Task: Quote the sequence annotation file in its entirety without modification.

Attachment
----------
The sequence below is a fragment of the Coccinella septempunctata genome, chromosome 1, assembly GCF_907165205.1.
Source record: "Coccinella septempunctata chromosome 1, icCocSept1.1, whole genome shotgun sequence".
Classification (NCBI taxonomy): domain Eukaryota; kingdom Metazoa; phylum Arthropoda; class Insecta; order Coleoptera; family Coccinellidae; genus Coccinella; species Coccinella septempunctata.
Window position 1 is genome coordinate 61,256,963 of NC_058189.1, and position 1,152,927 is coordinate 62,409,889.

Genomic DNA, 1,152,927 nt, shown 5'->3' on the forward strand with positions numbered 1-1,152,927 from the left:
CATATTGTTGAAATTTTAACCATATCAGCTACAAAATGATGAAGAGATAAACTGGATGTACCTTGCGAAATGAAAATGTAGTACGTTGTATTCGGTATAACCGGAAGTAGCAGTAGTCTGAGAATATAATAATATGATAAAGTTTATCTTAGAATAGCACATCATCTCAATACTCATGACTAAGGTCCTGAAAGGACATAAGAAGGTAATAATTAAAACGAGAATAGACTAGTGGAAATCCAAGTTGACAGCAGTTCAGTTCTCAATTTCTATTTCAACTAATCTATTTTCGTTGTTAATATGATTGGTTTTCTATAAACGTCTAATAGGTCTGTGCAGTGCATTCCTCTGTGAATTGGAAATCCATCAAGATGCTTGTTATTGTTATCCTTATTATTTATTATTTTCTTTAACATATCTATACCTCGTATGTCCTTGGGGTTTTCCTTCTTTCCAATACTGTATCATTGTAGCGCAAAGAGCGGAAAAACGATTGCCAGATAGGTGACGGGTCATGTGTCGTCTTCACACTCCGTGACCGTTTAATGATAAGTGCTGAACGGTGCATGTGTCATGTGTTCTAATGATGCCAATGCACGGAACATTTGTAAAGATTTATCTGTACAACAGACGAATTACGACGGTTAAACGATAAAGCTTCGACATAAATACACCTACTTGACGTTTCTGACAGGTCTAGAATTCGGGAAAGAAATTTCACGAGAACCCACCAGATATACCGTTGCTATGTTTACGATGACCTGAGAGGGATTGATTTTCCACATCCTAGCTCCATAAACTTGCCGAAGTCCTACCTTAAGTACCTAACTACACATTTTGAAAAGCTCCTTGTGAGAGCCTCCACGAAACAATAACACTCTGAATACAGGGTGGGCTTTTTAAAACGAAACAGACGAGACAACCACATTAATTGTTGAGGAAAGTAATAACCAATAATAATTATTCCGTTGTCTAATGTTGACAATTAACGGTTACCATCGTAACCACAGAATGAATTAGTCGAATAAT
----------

The sequence below is a fragment of the Coccinella septempunctata genome, chromosome 1, assembly GCF_907165205.1.
Source record: "Coccinella septempunctata chromosome 1, icCocSept1.1, whole genome shotgun sequence".
Classification (NCBI taxonomy): domain Eukaryota; kingdom Metazoa; phylum Arthropoda; class Insecta; order Coleoptera; family Coccinellidae; genus Coccinella; species Coccinella septempunctata.
Window position 1 is genome coordinate 61,256,963 of NC_058189.1, and position 1,152,927 is coordinate 62,409,889.

Genomic DNA, 1,152,927 nt, shown 5'->3' on the forward strand with positions numbered 1-1,152,927 from the left:
CATATTGTTGAAATTTTAACCATATCAGCTACAAAATGATGAAGAGATAAACTGGATGTACCTTGCGAAATGAAAATGTAGTACGTTGTATTCGGTATAACCGGAAGTAGCAGTAGTCTGAGAATATAATAATATGATAAAGTTTATCTTAGAATAGCACATCATCTCAATACTCATGACTAAGGTCCTGAAAGGACATAAGAAGGTAATAATTAAAACGAGAATAGACTAGTGGAAATCCAAGTTGACAGCAGTTCAGTTCTCAATTTCTATTTCAACTAATCTATTTTCGTTGTTAATATGATTGGTTTTCTATAAACGTCTAATAGGTCTGTGCAGTGCATTCCTCTGTGAATTGGAAATCCATCAAGATGCTTGTTATTGTTATCCTTATTATTTATTATTTTCTTTAACATATCTATACCTCGTATGTCCTTGGGGTTTTCCTTCTTTCCAATACTGTATCATTGTAGCGCAAAGAGCGGAAAAACGATTGCCAGATAGGTGACGGGTCATGTGTCGTCTTCACACTCCGTGACCGTTTAATGATAAGTGCTGAACGGTGCATGTGTCATGTGTTCTAATGATGCCAATGCACGGAACATTTGTAAAGATTTATCTGTACAACAGACGAATTACGACGGTTAAACGATAAAGCTTCGACATAAATACACCTACTTGACGTTTCTGACAGGTCTAGAATTCGGGAAAGAAATTTCACGAGAACCCACCAGATATACCGTTGCTATGTTTACGATGACCTGAGAGGGATTGATTTTCCACATCCTAGCTCCATAAACTTGCCGAAGTCCTACCTTAAGTACCTAACTACACATTTTGAAAAGCTCCTTGTGAGAGCCTCCACGAAACAATAACACTCTGAATACAGGGTGGGCTTTTTAAAACGAAACAGACGAGACAACCACATTAATTGTTGAGGAAAGTAATAACCAATAATAATTATTCCGTTGTCTAATGTTGACAATTAACGGTTACCATCGTAACCACAGAATGAATTAGTCGAATAAT